|What I've been Reading
||[Dec. 20th, 2006|12:11 am]
In an effort to become a good parent, and more fully understand these 'spanking verses time-out' debates, I've been trying to get my hands on some nice, intro to psychology and behavioral sciences sorts of books. Unfortunately, this is a bit tricky--textbooks are nice, but expensive and not readily available at the bookstore in my building--thus I would have to travel long distances to read them, or actually buy the damn things, and as we know, textbooks are expensive--not to mention long and often boring. Most of the childrearing books don't seem to cover this, and most of the psychology books seem to be either regurgitated Freudian or Youngian crap which the rest of the field completely rejected about half a century ago for being utterly unscientific and, moreover, highly stupid; and books with titles like, "Living with ADD/Autism/fuckupery." I'm familiar with these since my mum's bought a quite a few over the years--in fact, she recently sent me one about her newest diagnosis. But the kid hasn't even been conceived yet, much less diagnosed with any sort of mental differences. |
Part of the problem, I think, is that on some level, people are a bit disturbed by basic psychology--they don't like the idea that they are predictable, much less that their own behavior can be modeled by mice in boxes. And they certainly don't like the idea of raising their children according to ideas found in science experiments designed to 'train' animals.
As a nerd, I don't have these hang-ups; it seems sensible to model human behavior with simpler creatures and sensible to try and use the best evidence available to date in order to raise our children--any less seems almost neglectful. And, honestly, there are a great many things I wish to 'train' my children to do--like pooping in the toilet.
So I've read a bit here and a bit there. To sum things up, punishment doesn't seem very useful--and in many cases, it reinforces the wrong things. This is easy to see in terms of animal training--if you call your dog over to you because you're angry that it peed on the floor, and then when it comes, you punish it, the dog will learn that the command 'come' means 'punishment is about to occur.' I use this example not because I think kids are dogs, but because this is precisely what happened to me as a teen. A high enough percentage of the times my mother called me ended in punishment that I began praying every time she called me before responding. (This was back when I believed in god.)
So, yes, punishment will work--but it may not teach what you want it to teach. In my case, I learned that avoiding my parents made life better, and it's taken quite a few years to fix that. Or to paraphrase one author, if they can train a 6,000 lb killer whale without punishment (for anyone who tried to punish a killer whale would surely cease existence in this mortal plane fairly quickly,) then why should anyone need to punish a 30 lb toddler?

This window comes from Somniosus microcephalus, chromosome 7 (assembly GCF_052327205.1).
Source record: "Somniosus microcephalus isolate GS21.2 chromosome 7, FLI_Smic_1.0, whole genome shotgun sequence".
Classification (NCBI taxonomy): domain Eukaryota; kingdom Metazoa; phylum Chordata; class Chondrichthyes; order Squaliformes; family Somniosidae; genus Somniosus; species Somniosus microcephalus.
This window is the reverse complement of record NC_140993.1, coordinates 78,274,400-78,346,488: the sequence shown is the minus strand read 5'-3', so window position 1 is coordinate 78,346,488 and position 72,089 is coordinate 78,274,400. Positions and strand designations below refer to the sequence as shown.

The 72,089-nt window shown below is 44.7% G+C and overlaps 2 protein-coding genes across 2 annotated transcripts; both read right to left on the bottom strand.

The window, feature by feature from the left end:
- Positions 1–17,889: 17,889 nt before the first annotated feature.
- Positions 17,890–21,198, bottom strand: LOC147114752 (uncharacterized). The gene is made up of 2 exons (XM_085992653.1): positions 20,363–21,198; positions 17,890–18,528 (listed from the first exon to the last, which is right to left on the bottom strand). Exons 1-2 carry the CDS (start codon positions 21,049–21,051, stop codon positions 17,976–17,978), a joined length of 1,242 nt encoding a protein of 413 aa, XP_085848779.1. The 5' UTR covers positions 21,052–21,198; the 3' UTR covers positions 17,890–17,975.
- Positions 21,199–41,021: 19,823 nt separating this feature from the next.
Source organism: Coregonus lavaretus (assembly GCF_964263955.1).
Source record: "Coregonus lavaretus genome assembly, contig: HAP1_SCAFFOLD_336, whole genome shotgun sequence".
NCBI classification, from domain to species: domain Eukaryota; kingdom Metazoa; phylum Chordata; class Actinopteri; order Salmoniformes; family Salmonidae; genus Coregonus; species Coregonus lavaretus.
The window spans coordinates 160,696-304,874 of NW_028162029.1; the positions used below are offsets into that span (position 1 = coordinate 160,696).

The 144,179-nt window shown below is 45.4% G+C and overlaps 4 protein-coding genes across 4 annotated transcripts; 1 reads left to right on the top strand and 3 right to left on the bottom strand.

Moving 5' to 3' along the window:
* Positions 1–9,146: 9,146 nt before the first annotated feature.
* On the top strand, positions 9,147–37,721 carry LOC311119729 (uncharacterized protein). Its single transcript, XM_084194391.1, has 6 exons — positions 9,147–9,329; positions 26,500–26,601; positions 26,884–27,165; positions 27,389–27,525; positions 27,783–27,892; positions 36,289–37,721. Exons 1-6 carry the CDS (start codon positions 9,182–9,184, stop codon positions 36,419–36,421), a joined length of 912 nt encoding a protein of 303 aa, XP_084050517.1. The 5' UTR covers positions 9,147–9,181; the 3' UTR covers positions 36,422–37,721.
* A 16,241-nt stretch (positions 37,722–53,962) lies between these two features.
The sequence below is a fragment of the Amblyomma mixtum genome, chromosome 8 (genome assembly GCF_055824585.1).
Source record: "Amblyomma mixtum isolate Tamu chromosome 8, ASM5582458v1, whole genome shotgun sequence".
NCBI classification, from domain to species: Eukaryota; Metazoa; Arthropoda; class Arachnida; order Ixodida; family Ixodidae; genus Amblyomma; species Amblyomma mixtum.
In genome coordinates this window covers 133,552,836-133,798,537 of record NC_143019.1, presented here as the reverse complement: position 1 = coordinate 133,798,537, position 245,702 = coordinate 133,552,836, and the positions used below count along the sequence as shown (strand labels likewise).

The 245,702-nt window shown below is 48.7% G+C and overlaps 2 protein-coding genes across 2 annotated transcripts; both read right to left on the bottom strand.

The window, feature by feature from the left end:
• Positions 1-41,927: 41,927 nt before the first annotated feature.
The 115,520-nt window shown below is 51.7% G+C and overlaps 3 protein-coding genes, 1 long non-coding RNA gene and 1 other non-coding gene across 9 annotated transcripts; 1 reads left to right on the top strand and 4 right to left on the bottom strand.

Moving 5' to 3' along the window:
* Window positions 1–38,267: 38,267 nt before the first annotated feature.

Sadly, though, toilet-training incidents are one of the chief 'causes' of child-abuse in this country.
Punishments and rewards can work in several different ways. Here's the basic setup:
Positive Reinforcement: You give the child a reward for something they've done (good or bad.)
Positive Punishment: You give the child a punishment for something they've done.
Negative Reinforcement: You remove something negative from the child's environment in response to something they've done. (For example, the child cries, and you change their dirty diaper.)
Negative Punishment: You remove something good from the child in response to their action.
The Three laws of learning:
Rewarded behavior gets repeated
Ignored behavior gets stopped
Once a behavior is in place, variable rewards will strengthen the behavior. (Variable rewards means that the child isn't always rewarded for good behavior, only sometimes, randomly, and with different kinds of rewards. This is the basic principle behind slot machines, and why casinos make so much money.)
And law four: Learning is always happening.
The least effective method of teaching someone is to punish them. The most effective is to reward them for behavior you like.
This does not mean that kids should be allowed to run around doing whatever they want and that you should ignore them and give them candy whenever they sit down. A child who is misbehaving, according to these theories, should be best dealt with by re-directing their energies into *good* behavior, and then rewarded for that good behavior. The child will then learn that doing the desired behavior gets them rewarded, while doing the undesired behavior merely gets them... directed into other behaviors. The non-productive behavior is dropped.
Of course, I imagine that this kind of parenting is more difficult than simply yelling, "Johny? Johnny! Drop that! JOHNNY DROP IT!"